Emissions from a coal power plant in Punjab, India. Image credit: Wikimedia Commons
India expects that its coal energy generation will grow by 22% by the end of 2022, putting climate change goals – just recently reported as being on-track – in severe jeopardy.
That’s the word from Ghanshyam Prasad, chief engineer at the country’s Federal Power Ministry, who told Reuters that the country’s coal capacity is likely to reach 238GW over the three-year period.
India’s Coal Minister, Pralhad Joshi previously stated that the demand for coal for the year March 2018-19 had spiked by 9.1% and 991.35 million tonnes, with three-quarters of that figure due to utilities.
If those projections prove true, it would jeopardise the country’s chances of achieving its climate-change goals, whilst worsening already-poor air quality.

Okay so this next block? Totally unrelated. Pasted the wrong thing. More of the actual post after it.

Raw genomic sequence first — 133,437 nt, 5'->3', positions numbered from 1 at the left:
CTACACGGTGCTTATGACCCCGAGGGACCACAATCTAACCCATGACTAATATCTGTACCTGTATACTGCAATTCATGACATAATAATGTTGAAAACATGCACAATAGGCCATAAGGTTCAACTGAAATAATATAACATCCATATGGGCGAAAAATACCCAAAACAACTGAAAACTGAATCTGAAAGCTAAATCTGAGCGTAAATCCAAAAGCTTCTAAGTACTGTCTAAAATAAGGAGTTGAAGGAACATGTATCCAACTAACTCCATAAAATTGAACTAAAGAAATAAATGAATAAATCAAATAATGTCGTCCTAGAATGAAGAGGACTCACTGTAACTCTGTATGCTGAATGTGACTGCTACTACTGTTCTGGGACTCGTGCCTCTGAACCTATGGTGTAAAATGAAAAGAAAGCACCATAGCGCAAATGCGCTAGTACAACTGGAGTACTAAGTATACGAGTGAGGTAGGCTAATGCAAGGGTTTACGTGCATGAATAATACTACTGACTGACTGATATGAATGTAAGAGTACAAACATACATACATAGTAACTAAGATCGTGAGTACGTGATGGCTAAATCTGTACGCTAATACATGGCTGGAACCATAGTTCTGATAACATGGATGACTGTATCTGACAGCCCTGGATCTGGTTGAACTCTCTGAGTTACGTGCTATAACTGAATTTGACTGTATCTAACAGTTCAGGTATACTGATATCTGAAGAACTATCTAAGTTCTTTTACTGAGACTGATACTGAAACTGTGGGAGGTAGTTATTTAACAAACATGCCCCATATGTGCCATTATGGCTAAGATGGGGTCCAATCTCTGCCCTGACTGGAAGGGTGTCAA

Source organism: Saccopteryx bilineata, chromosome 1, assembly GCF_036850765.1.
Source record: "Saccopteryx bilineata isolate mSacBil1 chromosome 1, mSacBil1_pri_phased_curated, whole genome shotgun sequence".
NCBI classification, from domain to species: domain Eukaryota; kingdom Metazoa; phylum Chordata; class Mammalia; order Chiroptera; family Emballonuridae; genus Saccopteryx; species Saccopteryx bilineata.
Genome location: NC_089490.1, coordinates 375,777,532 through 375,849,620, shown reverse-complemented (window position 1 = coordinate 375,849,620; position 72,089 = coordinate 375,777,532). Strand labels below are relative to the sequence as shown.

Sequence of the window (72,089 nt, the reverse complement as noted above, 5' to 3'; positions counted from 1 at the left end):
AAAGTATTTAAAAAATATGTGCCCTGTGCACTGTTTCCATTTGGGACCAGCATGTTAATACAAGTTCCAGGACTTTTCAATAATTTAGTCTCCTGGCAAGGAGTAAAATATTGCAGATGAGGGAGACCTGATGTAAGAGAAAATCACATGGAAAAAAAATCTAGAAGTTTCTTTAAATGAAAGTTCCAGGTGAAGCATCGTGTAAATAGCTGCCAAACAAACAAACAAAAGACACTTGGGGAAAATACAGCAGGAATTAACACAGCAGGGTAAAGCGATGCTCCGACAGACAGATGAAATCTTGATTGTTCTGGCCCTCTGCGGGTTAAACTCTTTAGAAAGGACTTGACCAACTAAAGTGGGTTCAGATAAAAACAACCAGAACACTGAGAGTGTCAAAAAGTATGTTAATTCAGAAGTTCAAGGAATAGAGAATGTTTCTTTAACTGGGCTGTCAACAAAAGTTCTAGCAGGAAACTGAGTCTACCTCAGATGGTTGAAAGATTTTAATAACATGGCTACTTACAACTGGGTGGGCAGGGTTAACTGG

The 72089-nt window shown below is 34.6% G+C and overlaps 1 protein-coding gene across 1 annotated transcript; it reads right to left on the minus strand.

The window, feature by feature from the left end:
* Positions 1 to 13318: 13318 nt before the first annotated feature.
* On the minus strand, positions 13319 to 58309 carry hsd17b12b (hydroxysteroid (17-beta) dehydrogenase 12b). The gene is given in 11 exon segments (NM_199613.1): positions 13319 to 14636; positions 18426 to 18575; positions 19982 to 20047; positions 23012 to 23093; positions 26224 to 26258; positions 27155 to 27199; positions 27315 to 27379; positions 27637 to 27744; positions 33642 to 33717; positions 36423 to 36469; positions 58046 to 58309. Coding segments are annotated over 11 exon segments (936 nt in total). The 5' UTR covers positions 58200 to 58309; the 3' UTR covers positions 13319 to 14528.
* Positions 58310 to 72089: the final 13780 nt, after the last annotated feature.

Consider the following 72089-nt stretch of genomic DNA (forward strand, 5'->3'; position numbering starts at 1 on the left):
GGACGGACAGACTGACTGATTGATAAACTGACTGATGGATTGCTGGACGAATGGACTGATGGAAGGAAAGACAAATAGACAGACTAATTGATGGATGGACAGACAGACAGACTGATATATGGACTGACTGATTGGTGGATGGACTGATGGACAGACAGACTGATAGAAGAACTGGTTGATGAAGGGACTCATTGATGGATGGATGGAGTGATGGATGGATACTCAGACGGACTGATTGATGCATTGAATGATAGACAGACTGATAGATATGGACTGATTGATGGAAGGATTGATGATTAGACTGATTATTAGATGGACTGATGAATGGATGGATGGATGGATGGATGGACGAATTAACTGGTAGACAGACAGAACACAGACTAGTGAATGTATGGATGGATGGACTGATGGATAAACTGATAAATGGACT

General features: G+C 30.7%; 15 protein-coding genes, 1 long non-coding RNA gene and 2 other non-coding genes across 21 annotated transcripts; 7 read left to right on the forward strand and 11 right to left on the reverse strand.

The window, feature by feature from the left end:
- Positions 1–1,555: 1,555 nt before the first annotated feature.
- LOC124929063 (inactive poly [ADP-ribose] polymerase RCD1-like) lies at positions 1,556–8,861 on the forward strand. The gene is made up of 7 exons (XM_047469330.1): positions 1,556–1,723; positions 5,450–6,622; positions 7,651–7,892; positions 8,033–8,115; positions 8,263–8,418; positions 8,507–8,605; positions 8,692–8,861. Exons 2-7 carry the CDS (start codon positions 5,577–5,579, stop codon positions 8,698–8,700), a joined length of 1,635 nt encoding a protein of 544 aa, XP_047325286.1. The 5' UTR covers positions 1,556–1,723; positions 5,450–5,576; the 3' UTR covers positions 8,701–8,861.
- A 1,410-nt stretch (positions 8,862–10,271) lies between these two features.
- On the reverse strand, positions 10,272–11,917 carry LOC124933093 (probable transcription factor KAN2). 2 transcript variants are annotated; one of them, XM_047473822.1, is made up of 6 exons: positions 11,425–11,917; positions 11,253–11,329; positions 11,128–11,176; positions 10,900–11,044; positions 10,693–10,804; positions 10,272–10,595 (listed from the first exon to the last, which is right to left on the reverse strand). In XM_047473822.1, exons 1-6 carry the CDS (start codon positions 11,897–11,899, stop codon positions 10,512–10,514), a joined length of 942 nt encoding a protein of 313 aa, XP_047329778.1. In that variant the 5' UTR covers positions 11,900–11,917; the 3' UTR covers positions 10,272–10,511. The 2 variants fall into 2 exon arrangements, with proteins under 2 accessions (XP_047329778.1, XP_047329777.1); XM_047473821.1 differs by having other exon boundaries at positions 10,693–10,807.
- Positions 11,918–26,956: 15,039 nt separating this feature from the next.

Minister Joshi said that despite thermal capacity out-performing power consumption in recent years, India would need more coal-fired plants in order to meet future growth requirements.
He noted: “If we have to meet demand and address the intermittencies we have with solar and wind, we have no choice but to keep depending on coal-based generation in the near future.”
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